The Atlantic

How Pink Salt Took Over Millennial Kitchens

It’s not healthier for you. It doesn’t technically come from the Himalayas. But pink salt’s appeal has exploded nonetheless.
Source: Morinka / Shutterstock

For decades, I was under the impression that salt is white. Table salt, sea salt, kosher salt, whatever—the sky is blue, the salt is white, and that’s just how things are. Then, about three years ago and for reasons that were not clear to me at the time, much of the salt I encountered was suddenly pink. I bought some pink salt, but I didn’t know why. It seemed like the right thing to do.

Specifically, almost all pink salt is branded as Himalayan. Most of that comes from the enormous Khewra Salt Mine, situated between Islamabad and Lahore in Punjab, a bit south of the actual Himalayas in Pakistan. Those salt veins, formed when ancient seabeds were pushed inland, are hundreds of millions of years old, and that the site of the mine was originally discovered by it will help you regulate your blood sugar and sleep cycle. You can buy for about 30 bucks at Williams Sonoma.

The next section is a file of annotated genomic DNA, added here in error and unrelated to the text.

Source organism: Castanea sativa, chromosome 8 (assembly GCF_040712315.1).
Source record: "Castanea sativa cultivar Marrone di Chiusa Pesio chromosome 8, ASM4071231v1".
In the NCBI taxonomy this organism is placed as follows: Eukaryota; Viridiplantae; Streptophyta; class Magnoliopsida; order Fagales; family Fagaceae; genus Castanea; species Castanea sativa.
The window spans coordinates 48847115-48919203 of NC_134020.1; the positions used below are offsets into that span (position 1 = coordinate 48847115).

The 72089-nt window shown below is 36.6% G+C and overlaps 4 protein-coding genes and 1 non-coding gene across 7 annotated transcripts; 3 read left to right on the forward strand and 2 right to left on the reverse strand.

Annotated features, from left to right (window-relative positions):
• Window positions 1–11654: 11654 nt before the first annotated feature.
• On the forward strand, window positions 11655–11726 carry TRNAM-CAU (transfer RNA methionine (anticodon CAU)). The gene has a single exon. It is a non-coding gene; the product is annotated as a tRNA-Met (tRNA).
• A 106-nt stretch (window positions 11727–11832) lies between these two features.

You're reading a preview, sign up to read more.

More from The Atlantic

The Atlantic8 min readPolitics
The U.S. Is About to Do Something Big on Hong Kong
Protests there have demonstrated the enduring appeal of American values and power. But can Washington live up to that promise?
The Atlantic9 min read
The Plot Against Persona
It’s preposterous for Lana Del Rey and other musicians to deny that they’re playing characters. But in this pop landscape, that denial might be necessary.
The Atlantic3 min readPolitics
The Atlantic Politics Daily: Eat Meat, Not Too Much, Mostly Plants
Is eating meat following plastic straws onto the front lines of the country’s various culture wars? Plus: The question Elizabeth Warren didn’t want to answer.